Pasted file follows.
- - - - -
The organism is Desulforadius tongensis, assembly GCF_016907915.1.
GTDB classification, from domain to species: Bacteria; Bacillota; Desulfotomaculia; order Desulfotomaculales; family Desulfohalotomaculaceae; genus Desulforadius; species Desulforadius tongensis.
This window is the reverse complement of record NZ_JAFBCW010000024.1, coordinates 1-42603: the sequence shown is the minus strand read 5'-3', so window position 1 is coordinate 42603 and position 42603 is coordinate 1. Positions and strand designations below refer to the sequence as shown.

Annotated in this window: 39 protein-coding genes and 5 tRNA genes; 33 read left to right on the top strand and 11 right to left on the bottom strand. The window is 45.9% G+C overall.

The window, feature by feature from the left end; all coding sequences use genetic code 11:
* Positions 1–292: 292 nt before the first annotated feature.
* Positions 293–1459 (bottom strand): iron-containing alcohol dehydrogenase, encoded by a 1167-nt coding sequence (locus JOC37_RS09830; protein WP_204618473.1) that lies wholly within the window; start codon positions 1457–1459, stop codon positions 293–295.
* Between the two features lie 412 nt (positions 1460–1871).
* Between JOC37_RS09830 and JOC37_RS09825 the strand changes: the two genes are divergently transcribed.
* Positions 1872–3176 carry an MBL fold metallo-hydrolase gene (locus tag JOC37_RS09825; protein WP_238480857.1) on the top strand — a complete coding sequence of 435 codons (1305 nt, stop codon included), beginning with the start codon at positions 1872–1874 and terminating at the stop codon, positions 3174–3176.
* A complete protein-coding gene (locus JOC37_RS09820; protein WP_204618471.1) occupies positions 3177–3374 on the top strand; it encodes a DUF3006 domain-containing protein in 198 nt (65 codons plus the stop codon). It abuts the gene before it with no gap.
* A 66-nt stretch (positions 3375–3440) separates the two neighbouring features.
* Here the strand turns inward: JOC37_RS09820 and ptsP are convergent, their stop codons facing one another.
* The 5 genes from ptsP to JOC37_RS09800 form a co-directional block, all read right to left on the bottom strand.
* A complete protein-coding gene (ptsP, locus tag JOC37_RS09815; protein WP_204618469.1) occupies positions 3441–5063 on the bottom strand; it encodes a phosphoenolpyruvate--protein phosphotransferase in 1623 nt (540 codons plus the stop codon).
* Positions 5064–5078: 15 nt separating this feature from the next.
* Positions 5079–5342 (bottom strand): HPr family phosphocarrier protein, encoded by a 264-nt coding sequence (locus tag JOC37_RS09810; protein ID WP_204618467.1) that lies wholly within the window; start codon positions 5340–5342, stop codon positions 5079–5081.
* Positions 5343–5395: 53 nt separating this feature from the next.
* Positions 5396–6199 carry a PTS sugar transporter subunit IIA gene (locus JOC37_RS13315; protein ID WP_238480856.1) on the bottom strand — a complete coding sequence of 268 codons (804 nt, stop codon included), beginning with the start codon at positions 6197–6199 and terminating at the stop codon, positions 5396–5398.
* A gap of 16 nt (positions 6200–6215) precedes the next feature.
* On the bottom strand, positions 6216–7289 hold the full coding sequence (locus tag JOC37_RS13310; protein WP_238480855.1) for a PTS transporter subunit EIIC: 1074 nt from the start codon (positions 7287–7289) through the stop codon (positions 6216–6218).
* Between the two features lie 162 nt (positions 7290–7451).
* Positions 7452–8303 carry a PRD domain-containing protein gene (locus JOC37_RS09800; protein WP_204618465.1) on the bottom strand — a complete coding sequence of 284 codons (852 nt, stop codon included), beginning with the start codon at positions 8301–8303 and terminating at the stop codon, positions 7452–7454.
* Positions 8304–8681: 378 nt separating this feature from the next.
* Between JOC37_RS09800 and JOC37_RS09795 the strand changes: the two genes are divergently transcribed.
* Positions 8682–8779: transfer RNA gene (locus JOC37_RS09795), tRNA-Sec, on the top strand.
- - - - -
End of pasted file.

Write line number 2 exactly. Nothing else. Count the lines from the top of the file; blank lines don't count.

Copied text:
GTDB classification, from domain to species: Bacteria; Bacillota; Desulfotomaculia; order Desulfotomaculales; family Desulfohalotomaculaceae; genus Desulforadius; species Desulforadius tongensis.